Reconciling Science and Religion, PART 2

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Second Law of Thermodynamics – Increased Entropy
“The Second Law of Thermodynamics is commonly known as the Law of Increased Entropy. While quantity remains the same (First Law), the quality of matter/energy deteriorates gradually over time. How so? Usable energy is inevitably used for productivity, growth and repair. In the process, usable energy is converted into unusable energy. Thus, usable energy is irretrievably lost in the form of unusable energy. 

“Entropy” is defined as a measure of unusable energy within a closed or isolated system (the universe for example). As usable energy decreases and unusable energy increases, “entropy” increases. Entropy is also a gauge of randomness or chaos within a closed system. As usable energy is irretrievably lost, disorganization, randomness and chaos increase.”

-From AllAboutScience.org

Today, the supreme law, the “iron law,” in the physical world is seen to be the second law of thermodynamics. But it gives rise to a view of the universe and entropy’s meaning that is seriously questioned by many experts in various fields who suggest, indeed insist, that this law is correct insofar as it is stated, but that as yet it is incompletely stated or its meaning is misunderstood.

The second law of thermodynamics began to come into being with the first theory of the conversion of heat into mechanical work in the early 19th century. Rudolf Clausius was the first person to formulate the second law in 1850. Yet Jesus intimated the law poetically, from an inner aspect, in his teachings:

Jesus spoke of an “iron law”-that is, of a law that could not fail, and He indicated that all in creation is involved with and rests upon its operation. In the view of this study, He realized that man cannot understand himself until he also understands the natural universe of which he is a part and in which life manifests itself. He saw that in the psychic working of man a parallel to nature’s supreme law operates, and he described this operation in His descriptions of the workings of the kingdom of God, setting forth what might be called “secondary psychic law” as well as describing in poetic terms the most important of the secondary laws of physics. The “secondary psychic law” He enuncidated complements the law of Moses, which Jesus upheld, and forces a synthesis or the higher law of love when it operates in conjunction with the Ten Commandments.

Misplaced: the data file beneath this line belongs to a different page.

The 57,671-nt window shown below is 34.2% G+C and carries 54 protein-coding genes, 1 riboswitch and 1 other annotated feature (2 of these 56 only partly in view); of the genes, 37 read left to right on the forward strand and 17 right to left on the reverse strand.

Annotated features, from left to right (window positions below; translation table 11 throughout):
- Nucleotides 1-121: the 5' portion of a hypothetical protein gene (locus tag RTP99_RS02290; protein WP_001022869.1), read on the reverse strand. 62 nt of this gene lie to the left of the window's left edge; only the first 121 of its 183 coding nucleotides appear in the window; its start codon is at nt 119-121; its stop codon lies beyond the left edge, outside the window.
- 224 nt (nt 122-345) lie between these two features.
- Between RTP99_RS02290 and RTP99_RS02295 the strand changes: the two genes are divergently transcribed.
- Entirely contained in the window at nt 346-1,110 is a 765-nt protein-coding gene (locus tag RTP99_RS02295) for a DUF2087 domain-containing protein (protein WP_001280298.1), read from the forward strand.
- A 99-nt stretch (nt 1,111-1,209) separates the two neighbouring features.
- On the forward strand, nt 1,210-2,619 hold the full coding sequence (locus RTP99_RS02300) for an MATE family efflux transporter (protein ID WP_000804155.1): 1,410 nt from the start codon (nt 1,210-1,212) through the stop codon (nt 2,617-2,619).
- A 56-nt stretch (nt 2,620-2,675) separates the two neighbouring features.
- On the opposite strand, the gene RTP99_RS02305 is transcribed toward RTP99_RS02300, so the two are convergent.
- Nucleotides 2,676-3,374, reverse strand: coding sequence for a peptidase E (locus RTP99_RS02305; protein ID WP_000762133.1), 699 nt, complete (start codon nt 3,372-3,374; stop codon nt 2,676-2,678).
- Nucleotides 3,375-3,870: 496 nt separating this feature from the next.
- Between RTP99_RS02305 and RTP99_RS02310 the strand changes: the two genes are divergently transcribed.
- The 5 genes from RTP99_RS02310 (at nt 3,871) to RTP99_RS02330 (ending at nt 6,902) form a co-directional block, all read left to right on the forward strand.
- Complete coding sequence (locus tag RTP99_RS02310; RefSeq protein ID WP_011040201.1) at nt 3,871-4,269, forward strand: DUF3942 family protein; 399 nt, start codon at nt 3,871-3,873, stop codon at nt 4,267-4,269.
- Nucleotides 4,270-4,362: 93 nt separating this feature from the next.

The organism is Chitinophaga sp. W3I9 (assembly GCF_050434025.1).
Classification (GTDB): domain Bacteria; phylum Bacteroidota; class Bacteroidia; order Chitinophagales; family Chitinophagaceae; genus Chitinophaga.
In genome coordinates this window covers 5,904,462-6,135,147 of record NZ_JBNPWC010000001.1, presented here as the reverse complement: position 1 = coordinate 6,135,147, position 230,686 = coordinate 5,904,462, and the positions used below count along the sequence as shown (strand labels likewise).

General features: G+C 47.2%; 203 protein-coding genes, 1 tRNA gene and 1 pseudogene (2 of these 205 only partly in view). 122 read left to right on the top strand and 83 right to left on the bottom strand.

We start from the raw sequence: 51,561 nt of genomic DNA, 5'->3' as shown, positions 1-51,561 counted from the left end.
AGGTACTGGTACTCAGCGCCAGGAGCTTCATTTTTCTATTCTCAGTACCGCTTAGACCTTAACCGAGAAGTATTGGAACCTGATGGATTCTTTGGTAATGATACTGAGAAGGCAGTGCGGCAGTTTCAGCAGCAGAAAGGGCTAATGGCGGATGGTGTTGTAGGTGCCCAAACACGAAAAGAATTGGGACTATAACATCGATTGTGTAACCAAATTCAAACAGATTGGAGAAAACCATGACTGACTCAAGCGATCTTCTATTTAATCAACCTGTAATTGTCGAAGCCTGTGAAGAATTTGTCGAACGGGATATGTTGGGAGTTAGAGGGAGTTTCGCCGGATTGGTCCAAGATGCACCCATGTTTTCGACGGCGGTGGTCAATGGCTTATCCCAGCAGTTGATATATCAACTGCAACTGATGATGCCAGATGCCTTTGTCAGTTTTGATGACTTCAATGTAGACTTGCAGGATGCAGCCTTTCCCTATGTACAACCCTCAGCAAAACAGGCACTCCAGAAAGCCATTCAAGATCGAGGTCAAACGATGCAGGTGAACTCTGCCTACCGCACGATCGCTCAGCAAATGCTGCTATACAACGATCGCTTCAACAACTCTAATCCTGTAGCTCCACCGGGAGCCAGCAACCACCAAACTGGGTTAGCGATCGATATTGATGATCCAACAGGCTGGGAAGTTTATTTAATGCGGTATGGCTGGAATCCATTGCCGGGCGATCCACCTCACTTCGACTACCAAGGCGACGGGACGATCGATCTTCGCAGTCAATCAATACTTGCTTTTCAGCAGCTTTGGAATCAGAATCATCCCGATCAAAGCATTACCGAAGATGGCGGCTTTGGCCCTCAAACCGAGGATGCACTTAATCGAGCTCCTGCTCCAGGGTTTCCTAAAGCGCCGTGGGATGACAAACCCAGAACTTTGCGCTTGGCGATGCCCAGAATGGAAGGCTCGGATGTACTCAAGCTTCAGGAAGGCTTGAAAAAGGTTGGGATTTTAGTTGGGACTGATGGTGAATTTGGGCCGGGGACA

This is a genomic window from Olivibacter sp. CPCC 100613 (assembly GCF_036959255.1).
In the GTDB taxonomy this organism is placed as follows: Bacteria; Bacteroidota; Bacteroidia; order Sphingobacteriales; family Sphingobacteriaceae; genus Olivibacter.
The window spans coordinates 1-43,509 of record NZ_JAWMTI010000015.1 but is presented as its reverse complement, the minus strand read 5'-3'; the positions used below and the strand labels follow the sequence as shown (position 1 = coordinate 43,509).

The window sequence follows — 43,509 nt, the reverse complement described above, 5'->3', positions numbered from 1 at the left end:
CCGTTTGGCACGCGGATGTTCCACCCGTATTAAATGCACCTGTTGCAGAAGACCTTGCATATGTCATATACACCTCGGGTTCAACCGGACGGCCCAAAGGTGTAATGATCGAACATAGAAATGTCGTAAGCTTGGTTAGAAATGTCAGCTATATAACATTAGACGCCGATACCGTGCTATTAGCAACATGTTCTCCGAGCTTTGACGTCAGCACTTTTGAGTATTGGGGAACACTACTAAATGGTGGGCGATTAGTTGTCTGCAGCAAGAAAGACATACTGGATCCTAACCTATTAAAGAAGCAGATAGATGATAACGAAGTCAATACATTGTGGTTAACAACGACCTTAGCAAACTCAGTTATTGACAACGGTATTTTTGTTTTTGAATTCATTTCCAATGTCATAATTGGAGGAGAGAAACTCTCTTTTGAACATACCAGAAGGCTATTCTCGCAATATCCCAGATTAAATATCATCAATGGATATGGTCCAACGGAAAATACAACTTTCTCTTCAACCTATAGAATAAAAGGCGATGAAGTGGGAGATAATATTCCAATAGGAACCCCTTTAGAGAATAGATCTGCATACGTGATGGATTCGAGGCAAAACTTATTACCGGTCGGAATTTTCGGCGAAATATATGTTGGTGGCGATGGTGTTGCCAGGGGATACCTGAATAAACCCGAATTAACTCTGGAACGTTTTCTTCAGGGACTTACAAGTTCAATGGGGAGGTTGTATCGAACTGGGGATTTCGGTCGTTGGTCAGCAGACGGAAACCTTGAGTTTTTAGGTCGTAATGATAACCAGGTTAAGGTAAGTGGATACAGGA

Let’s look at some quotes from Jesus on the idea of law:

The law and the prophets were until John: since that time the kingdom of God is preached, and every man presseth into it. And it is easier for heaven and earth to pass, than one tittle of the law to fail.

-Luke 16:16-17

Think not that I am come to destroy the law or the prophets: I am not come to destroy, but to fulfill. For truly I tell you, until heaven and earth pass, not one jot or tittle shall in no wise pass from the law until all be fulfilled.

–Matthew 5:17-18

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Preston Harold continues:

Jesus did not come to destroy the promise of the high ethic inherent in Jewish law…He came to fulfill this promise which flowered in his teaching… But his words must have referred to more and something other than the mass of rules and regulations which comprised “the law” of His day, upon which time’s accretions bore heavily. For having said, “Whosoever therefore shall break one of these least commandments, and shall teach men so, he shall be called least in the kingdom of heaven,” Jesus, Himself, repudiated more than a “jot and tittle” of the Jewish law… In short, Jesus sets up so large a contradiction as regards “the law” of which He spoke in conjunction with the working of the kingdom of God that one must seek beyond the explanation of His upholding Mosaic law to find the full and deepest meaning of His words. Not until one compares His descriptions of the working of the kingdom of God with descriptions of the operation of the second law of thermodynamics, as will be done in the following chapter, does the parallel between the two concepts become apparent, albeit Jesus’ description is poetical.

But before we move on to the next chapter, we will make a brief detour to explore how Jesus’ teachings reflect the scientific working of light. Until next time, peace.

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